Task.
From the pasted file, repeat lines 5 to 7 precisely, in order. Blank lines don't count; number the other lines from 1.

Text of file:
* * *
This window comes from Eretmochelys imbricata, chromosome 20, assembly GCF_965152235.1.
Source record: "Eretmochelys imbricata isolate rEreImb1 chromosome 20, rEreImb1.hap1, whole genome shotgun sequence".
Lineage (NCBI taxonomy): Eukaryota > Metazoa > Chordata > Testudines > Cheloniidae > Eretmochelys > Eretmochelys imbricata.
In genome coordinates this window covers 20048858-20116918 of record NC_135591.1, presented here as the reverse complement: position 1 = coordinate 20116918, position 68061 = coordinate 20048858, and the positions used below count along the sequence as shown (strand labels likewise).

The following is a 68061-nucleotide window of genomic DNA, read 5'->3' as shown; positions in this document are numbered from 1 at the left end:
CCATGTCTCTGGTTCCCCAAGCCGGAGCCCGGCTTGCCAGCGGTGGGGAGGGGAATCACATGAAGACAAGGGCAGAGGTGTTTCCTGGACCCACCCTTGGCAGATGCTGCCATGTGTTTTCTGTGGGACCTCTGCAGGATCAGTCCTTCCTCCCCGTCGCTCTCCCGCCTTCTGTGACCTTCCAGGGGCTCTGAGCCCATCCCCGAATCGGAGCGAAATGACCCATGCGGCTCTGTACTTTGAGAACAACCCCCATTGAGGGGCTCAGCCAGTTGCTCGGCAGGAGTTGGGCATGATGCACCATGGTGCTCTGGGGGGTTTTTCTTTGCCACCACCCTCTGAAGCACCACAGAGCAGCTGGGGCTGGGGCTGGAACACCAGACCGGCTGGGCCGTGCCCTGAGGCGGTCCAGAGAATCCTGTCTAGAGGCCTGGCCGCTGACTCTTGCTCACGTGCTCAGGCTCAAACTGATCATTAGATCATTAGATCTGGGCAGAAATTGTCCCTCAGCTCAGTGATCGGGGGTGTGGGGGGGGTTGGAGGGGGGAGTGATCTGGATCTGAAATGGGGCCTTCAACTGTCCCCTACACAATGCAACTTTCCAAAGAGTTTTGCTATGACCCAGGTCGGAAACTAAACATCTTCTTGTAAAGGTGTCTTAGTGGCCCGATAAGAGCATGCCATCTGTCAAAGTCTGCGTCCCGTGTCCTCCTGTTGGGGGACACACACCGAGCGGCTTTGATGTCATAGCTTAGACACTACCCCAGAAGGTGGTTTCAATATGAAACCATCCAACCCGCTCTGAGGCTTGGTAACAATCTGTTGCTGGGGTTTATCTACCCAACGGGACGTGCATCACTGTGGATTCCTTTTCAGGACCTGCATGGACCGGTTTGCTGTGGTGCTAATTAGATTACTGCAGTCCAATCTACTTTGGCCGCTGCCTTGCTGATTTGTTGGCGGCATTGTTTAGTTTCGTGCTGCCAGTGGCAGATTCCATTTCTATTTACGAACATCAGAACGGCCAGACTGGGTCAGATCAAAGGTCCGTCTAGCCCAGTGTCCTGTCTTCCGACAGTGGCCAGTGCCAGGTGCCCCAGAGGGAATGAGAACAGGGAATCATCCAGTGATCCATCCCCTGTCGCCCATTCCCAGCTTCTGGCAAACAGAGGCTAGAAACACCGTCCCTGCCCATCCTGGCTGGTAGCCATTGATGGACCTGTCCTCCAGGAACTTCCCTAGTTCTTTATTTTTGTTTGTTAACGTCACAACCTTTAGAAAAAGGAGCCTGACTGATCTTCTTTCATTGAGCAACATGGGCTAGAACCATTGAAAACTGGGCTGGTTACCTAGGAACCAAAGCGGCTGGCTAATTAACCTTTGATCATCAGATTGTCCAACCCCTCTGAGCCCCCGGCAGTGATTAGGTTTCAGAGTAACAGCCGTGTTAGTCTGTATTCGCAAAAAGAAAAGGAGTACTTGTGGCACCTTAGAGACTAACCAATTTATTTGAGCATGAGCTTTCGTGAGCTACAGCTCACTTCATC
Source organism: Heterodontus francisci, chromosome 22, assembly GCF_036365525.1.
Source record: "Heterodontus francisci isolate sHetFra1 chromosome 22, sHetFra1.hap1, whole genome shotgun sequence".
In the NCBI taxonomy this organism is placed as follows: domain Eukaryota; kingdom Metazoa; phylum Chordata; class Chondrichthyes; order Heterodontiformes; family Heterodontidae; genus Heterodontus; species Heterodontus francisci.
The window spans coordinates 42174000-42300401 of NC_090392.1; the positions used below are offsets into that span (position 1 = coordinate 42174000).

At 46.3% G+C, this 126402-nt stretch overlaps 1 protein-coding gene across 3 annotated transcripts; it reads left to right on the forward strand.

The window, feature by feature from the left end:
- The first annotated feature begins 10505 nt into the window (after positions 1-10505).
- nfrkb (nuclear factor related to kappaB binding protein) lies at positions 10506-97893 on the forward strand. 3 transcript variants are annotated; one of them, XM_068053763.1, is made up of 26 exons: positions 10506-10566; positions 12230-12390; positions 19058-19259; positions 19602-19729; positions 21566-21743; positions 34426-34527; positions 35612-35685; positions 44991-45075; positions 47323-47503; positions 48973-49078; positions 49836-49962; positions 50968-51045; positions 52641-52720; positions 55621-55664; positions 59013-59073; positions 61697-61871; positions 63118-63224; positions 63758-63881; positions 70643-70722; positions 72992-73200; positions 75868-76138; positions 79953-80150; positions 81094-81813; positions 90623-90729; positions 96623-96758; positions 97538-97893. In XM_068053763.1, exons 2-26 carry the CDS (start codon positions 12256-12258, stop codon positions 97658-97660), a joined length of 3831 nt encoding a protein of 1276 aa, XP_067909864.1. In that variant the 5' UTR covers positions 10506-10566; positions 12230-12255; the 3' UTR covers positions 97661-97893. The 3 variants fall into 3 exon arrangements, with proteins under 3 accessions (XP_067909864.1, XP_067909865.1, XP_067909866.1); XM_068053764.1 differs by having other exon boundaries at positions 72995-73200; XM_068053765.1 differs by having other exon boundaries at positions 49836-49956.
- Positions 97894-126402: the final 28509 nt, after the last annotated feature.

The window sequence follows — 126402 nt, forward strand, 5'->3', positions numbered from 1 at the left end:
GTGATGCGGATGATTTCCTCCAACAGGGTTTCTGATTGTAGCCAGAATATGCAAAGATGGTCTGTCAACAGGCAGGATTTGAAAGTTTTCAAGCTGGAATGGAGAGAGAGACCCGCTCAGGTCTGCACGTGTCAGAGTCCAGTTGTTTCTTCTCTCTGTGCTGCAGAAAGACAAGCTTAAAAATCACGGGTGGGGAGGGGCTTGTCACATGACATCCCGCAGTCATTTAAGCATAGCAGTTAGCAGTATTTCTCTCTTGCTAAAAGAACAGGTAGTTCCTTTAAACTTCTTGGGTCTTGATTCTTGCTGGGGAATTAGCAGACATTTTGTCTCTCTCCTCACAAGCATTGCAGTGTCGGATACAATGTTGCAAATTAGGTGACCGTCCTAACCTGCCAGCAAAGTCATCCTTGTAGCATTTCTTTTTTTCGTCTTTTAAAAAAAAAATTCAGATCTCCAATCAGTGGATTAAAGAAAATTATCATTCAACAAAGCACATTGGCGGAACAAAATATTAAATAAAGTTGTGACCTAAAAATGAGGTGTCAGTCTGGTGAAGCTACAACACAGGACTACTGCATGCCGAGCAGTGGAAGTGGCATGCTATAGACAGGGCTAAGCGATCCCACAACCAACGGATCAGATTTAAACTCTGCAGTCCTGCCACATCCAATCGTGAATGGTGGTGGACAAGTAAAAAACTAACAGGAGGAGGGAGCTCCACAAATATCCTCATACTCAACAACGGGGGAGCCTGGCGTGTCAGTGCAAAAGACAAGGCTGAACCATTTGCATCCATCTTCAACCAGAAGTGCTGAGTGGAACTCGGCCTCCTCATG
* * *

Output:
The following is a 68061-nucleotide window of genomic DNA, read 5'->3' as shown; positions in this document are numbered from 1 at the left end:
CCATGTCTCTGGTTCCCCAAGCCGGAGCCCGGCTTGCCAGCGGTGGGGAGGGGAATCACATGAAGACAAGGGCAGAGGTGTTTCCTGGACCCACCCTTGGCAGATGCTGCCATGTGTTTTCTGTGGGACCTCTGCAGGATCAGTCCTTCCTCCCCGTCGCTCTCCCGCCTTCTGTGACCTTCCAGGGGCTCTGAGCCCATCCCCGAATCGGAGCGAAATGACCCATGCGGCTCTGTACTTTGAGAACAACCCCCATTGAGGGGCTCAGCCAGTTGCTCGGCAGGAGTTGGGCATGATGCACCATGGTGCTCTGGGGGGTTTTTCTTTGCCACCACCCTCTGAAGCACCACAGAGCAGCTGGGGCTGGGGCTGGAACACCAGACCGGCTGGGCCGTGCCCTGAGGCGGTCCAGAGAATCCTGTCTAGAGGCCTGGCCGCTGACTCTTGCTCACGTGCTCAGGCTCAAACTGATCATTAGATCATTAGATCTGGGCAGAAATTGTCCCTCAGCTCAGTGATCGGGGGTGTGGGGGGGGTTGGAGGGGGGAGTGATCTGGATCTGAAATGGGGCCTTCAACTGTCCCCTACACAATGCAACTTTCCAAAGAGTTTTGCTATGACCCAGGTCGGAAACTAAACATCTTCTTGTAAAGGTGTCTTAGTGGCCCGATAAGAGCATGCCATCTGTCAAAGTCTGCGTCCCGTGTCCTCCTGTTGGGGGACACACACCGAGCGGCTTTGATGTCATAGCTTAGACACTACCCCAGAAGGTGGTTTCAATATGAAACCATCCAACCCGCTCTGAGGCTTGGTAACAATCTGTTGCTGGGGTTTATCTACCCAACGGGACGTGCATCACTGTGGATTCCTTTTCAGGACCTGCATGGACCGGTTTGCTGTGGTGCTAATTAGATTACTGCAGTCCAATCTACTTTGGCCGCTGCCTTGCTGATTTGTTGGCGGCATTGTTTAGTTTCGTGCTGCCAGTGGCAGATTCCATTTCTATTTACGAACATCAGAACGGCCAGACTGGGTCAGATCAAAGGTCCGTCTAGCCCAGTGTCCTGTCTTCCGACAGTGGCCAGTGCCAGGTGCCCCAGAGGGAATGAGAACAGGGAATCATCCAGTGATCCATCCCCTGTCGCCCATTCCCAGCTTCTGGCAAACAGAGGCTAGAAACACCGTCCCTGCCCATCCTGGCTGGTAGCCATTGATGGACCTGTCCTCCAGGAACTTCCCTAGTTCTTTATTTTTGTTTGTTAACGTCACAACCTTTAGAAAAAGGAGCCTGACTGATCTTCTTTCATTGAGCAACATGGGCTAGAACCATTGAAAACTGGGCTGGTTACCTAGGAACCAAAGCGGCTGGCTAATTAACCTTTGATCATCAGATTGTCCAACCCCTCTGAGCCCCCGGCAGTGATTAGGTTTCAGAGTAACAGCCGTGTTAGTCTGTATTCGCAAAAAGAAAAGGAGTACTTGTGGCACCTTAGAGACTAACCAATTTATTTGAGCATGAGCTTTCGTGAGCTACAGCTCACTTCATC
Source organism: Heterodontus francisci, chromosome 22, assembly GCF_036365525.1.